CRCP 60(b)(3) allows a court to grant a party relief from a void judgment. Robinson based her argument on cases and language in CRCP 107(d) that limited the amount of a remedial fine to the damages the adverse party suffered. Due to amendments to the rule, effective April 1, 1995, the rule now defines remedial sanctions for contempt to be “[s]anctions imposed to force compliance with a lawful order or to compel performance of an act within the person’s power or present ability to perform.” It also empowers the court to continue to fine a contemnor until an act ordered to be performed is performed.

Robinson also argued that any fine could only be payable to the court and not to decedent’s children. The Court found no authority for this argument. Accordingly, the order was affirmed.

Summary and full case available here.

Colorado Court of Appeals: Death Row Inmate’s Challenge to Procedure for Lethal Injection Denied

The Colorado Court of Appeals issued its opinion in Dunlap v. Colorado Department of Corrections on Thursday, April 25, 2013.

Death by Lethal Injection—Administrative Procedure Act—CRS § 17-1-111.

Nathan J. Dunlap, a death row inmate in the custody of the Colorado Department of Corrections (DOC), appealed the district court’s judgment denying his challenge to the DOC’s regulation establishing the procedure for carrying out the death penalty by lethal injection. The judgment was affirmed.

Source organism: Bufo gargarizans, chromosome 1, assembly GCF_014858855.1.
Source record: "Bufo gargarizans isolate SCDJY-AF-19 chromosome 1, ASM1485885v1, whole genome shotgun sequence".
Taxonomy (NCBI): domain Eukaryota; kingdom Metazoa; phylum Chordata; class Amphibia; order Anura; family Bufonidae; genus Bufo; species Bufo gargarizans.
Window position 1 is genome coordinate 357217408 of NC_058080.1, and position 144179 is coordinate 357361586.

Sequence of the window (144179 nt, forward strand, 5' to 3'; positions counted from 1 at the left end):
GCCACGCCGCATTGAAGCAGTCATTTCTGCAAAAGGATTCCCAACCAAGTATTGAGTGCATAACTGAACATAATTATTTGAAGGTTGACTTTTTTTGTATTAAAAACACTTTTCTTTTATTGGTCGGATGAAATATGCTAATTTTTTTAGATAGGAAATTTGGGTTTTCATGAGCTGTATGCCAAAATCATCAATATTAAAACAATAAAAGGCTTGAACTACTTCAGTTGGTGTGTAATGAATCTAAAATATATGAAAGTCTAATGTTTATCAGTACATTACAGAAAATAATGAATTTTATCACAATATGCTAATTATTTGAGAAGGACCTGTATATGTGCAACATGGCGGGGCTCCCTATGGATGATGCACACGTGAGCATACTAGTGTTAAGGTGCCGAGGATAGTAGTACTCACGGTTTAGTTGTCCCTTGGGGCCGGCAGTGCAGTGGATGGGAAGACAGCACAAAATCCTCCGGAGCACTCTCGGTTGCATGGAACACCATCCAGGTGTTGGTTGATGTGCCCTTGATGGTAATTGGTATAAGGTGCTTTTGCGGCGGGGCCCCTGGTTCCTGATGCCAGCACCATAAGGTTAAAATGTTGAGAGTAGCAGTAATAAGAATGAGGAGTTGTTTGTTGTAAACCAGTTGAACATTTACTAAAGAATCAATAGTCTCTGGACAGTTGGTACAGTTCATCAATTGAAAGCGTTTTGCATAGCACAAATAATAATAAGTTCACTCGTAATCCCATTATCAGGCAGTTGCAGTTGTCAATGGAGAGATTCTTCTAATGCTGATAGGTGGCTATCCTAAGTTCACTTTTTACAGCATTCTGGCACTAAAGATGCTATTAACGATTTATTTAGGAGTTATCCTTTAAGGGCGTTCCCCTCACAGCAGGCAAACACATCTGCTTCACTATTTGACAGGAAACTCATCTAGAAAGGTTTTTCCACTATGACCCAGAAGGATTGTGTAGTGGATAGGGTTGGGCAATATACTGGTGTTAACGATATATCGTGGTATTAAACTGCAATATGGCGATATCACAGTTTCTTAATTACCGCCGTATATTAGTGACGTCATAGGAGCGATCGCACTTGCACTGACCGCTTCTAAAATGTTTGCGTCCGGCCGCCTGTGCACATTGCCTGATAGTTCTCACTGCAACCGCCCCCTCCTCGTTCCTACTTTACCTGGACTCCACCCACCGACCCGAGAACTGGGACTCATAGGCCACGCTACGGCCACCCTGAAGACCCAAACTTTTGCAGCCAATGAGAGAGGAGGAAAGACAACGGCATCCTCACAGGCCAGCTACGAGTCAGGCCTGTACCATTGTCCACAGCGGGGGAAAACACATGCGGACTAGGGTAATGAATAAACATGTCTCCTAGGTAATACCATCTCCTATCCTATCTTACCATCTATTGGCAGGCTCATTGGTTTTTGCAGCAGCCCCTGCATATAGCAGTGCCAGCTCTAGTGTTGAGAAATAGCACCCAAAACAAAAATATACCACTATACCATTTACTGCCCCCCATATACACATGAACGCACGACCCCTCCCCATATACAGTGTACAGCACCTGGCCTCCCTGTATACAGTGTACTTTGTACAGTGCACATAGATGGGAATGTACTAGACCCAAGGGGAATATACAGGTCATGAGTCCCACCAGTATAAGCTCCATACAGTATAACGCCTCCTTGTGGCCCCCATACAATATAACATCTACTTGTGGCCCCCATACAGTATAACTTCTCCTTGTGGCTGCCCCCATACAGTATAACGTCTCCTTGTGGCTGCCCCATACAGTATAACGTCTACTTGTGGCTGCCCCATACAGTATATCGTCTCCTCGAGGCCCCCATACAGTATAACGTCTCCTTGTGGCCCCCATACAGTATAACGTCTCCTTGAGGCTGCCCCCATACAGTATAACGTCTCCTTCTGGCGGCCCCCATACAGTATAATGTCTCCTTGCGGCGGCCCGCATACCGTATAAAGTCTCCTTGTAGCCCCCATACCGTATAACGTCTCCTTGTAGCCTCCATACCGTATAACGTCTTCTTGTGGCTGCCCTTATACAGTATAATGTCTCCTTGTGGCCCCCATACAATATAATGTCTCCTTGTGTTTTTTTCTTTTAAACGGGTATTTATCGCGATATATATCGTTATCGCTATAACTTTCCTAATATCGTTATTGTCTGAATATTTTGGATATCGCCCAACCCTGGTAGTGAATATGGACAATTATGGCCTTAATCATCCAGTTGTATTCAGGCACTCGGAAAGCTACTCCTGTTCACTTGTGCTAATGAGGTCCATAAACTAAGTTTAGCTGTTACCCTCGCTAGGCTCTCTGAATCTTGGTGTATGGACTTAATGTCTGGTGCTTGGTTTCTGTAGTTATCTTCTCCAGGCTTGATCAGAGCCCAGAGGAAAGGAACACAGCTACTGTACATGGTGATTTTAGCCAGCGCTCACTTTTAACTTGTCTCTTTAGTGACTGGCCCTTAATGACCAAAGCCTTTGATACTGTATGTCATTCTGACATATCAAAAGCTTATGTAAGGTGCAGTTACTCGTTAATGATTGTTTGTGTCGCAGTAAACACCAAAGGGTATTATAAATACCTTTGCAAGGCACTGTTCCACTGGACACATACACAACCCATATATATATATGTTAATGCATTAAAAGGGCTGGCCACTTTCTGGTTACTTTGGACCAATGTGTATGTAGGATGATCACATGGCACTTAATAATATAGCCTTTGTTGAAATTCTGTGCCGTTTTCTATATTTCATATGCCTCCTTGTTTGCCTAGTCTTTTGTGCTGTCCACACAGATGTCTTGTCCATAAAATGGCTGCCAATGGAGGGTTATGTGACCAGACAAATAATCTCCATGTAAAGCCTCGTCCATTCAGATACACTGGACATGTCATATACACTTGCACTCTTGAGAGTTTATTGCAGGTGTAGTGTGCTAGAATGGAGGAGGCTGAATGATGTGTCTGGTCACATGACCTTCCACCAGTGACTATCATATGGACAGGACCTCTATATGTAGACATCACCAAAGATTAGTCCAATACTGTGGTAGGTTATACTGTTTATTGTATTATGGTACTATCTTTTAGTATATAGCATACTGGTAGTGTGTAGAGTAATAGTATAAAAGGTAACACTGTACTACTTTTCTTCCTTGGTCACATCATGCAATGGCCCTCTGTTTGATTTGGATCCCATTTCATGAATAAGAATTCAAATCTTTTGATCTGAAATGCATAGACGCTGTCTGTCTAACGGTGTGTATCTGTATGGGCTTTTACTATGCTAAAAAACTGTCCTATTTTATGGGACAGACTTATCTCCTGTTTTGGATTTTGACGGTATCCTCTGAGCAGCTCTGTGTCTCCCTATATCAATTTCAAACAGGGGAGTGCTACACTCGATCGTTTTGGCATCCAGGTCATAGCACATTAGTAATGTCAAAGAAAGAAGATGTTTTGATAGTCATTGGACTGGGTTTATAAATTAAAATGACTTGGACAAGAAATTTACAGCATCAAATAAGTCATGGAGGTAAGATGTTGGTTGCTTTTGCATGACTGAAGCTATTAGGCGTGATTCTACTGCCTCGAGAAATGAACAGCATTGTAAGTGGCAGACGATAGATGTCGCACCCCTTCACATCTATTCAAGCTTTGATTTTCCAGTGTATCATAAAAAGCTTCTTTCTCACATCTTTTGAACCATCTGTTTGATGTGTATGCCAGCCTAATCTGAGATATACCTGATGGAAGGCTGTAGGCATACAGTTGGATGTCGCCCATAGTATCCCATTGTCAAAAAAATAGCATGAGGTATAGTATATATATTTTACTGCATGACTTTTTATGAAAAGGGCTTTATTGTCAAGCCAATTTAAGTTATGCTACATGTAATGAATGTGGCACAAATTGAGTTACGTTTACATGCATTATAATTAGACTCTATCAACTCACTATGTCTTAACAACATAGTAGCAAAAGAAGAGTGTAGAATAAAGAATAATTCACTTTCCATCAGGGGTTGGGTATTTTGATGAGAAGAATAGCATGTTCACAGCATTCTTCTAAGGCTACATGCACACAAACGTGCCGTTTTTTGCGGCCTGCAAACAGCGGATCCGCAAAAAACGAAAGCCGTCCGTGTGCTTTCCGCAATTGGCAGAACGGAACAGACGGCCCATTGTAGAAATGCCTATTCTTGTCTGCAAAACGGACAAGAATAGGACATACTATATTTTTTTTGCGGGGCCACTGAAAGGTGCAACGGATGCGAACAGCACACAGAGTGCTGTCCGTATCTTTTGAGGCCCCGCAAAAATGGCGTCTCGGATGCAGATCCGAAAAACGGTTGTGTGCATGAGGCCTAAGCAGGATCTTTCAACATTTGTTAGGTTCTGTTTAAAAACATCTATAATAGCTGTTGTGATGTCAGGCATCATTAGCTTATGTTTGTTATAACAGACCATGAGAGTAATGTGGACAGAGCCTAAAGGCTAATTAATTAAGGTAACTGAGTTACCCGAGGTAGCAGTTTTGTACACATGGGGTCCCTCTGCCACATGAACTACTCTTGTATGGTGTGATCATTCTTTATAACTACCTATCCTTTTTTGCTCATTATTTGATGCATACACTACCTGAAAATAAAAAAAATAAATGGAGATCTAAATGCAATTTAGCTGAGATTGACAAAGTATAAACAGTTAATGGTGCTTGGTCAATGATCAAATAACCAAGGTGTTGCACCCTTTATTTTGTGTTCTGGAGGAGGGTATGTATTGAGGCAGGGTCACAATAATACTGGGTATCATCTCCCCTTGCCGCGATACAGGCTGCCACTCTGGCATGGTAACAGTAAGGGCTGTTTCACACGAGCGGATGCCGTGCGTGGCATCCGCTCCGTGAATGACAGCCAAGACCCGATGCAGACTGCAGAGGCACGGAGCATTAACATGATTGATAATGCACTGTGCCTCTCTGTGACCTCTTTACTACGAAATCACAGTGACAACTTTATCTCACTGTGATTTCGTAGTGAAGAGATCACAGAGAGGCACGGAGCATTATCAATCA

Colorado law provides for imposition of the death penalty by lethal injection. The implementation of such a sentence is entrusted to the DOC. The Executive Director promulgated Administrative Regulation 300-14 (regulation), effective June 1, 2011, “to establish procedures, consistent with Colorado statutes, governing death penalty executions.”

Dunlap was sentenced to death for murdering four people at a Chuck E. Cheese restaurant in Aurora in 1993. He filed a complaint under § 24-4-106(4) of the Administrative Procedure Act (APA), claiming that the DOC had violated the APA in promulgating this regulation. Specifically, he alleged that the DOC had failed to comply with the rule-making procedures of § 24-4-103.

Defendants moved to dismiss under CRCP 12(b)(1) and (5). The subject matter argument was based on § 17-1-111, which exempts the regulation from the procedural requirements of § 24-4-103 of the APA. The district court granted the motion to dismiss for lack of subject matter jurisdiction.